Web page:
Former North Dakota Republican Gov. Ed Schafer was selected Tuesday as interim president of University of North Dakota by the State Board of Higher Education.
The nomination of Schafer, 69, was forwarded to the board by Chancellor Mark Hagerott. The eight-member board voted unanimously in favor of Schafer over the other finalist for the role, UND Provost Thomas DiLorenzo.
Hagerott was also authorized to negotiate Schafer’s contract terms.
Schafer was elected governor in 1992 and served two terms. In 2008, he was appointed by President George W. Bush as United States Secretary of Agriculture, serving until 2009.
“I obviously am pleased and humbled to be considered and chosen,” said Schafer, adding he plans on getting to Grand Forks soon and begin working with UND President Robert Kelley on the transition. Kelley is retiring Jan. 14; he came to UND in July 2008.
Hagerott said Schafer’s past experience on the state and national level would be an asset to the university as a search for a new president commences. He said advertisements for the position will be posted within days and the tentative timeline is to have a permanent president named and in place by July 1.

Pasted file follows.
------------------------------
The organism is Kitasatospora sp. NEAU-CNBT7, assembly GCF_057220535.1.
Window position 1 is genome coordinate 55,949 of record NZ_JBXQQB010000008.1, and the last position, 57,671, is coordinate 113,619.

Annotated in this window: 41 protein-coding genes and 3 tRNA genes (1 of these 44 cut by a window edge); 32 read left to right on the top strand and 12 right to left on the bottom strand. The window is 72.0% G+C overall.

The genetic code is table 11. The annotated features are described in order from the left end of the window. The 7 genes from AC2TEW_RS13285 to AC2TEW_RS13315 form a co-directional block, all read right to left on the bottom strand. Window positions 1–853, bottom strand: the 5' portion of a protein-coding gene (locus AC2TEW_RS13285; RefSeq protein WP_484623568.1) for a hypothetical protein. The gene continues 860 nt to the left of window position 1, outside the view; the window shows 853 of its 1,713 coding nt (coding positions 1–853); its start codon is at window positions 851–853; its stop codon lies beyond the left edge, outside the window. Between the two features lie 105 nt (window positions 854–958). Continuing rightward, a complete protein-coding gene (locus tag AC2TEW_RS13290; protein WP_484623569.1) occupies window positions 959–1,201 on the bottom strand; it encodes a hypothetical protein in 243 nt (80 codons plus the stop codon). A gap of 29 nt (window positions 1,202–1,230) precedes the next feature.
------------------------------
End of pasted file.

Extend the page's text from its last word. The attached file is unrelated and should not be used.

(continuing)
Tuesday’s decision wasn’t without debate. Board Staff Advisor Eric Murphy said he’d received dozens of emails from faculty members and some senior campus officials concerned about both DiLorenzo and Schafer.
“The faculty voice is in opposition to both these candidates,” Murphy said.
He said, in Schafer’s case, the issue from faculty was a lack of extensive higher education experience at a research university.
For DiLorenzo, Murphy said the concern was transparency and trust between his office and staff as reported in previous Grand Forks Herald stories since his arrival in 2013.
“There was a vacuum as to the rationale,” Murphy said.
Hagerott defended the scope of the search. He said the resumes of all university vice presidents were among those reviewed.
“It was a fairly wide aperture,” Hagerott said.
Hagerott said his rationale was to provide continuity at UND among senior staff during the interim.
Schafer acknowledged the faculty concerns over level of experience in higher education as legitimate. He teaches an agricultural leadership course at North Dakota State University.
“They’re used to operating in an arena with people with life experience in that arena,” he said.
On the other hand in his roles as governor and in Washington, D.C., he came in and was able to quickly get up to speed and succeed, he said.
“The learning curve is getting to know the capability of the team. That’s just perfect for me,” said Schafer, who earned his bachelor’s degree from UND and his master's degree in business administration from the University of Denver.
UND spokesman Peter Johnson said he expects Schafer and Kelley to meet soon to hash out details of the transition.
“I think it’s going to work out very successfully. We’re very proud of Gov. Schafer and to have an alumnus of his caliber coming back,” Johnson said.